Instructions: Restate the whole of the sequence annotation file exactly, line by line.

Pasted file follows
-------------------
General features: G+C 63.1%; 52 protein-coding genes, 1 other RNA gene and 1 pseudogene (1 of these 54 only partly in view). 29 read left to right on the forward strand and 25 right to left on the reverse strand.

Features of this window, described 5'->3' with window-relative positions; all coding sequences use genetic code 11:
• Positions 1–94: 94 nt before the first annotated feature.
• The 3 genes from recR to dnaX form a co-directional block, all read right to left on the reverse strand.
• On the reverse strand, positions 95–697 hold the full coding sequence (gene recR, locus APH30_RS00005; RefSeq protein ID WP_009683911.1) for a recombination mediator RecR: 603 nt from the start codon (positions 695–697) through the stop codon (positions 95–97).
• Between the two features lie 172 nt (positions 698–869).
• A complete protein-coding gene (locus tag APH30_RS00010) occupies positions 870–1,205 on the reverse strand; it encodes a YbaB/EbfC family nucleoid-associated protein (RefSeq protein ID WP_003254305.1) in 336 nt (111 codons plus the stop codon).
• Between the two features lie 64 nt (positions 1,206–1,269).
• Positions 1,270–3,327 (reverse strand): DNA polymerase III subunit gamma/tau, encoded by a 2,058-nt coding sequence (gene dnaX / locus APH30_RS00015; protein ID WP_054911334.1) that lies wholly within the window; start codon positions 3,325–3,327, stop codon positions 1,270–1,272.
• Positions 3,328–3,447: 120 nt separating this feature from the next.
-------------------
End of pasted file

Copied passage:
General features: G+C 63.1%; 52 protein-coding genes, 1 other RNA gene and 1 pseudogene (1 of these 54 only partly in view). 29 read left to right on the forward strand and 25 right to left on the reverse strand.

Features of this window, described 5'->3' with window-relative positions; all coding sequences use genetic code 11:
• Positions 1–94: 94 nt before the first annotated feature.
• The 3 genes from recR to dnaX form a co-directional block, all read right to left on the reverse strand.
• On the reverse strand, positions 95–697 hold the full coding sequence (gene recR, locus APH30_RS00005; RefSeq protein ID WP_009683911.1) for a recombination mediator RecR: 603 nt from the start codon (positions 695–697) through the stop codon (positions 95–97).
• Between the two features lie 172 nt (positions 698–869).
• A complete protein-coding gene (locus tag APH30_RS00010) occupies positions 870–1,205 on the reverse strand; it encodes a YbaB/EbfC family nucleoid-associated protein (RefSeq protein ID WP_003254305.1) in 336 nt (111 codons plus the stop codon).
• Between the two features lie 64 nt (positions 1,206–1,269).
• Positions 1,270–3,327 (reverse strand): DNA polymerase III subunit gamma/tau, encoded by a 2,058-nt coding sequence (gene dnaX / locus APH30_RS00015; protein ID WP_054911334.1) that lies wholly within the window; start codon positions 3,325–3,327, stop codon positions 1,270–1,272.
• Positions 3,328–3,447: 120 nt separating this feature from the next.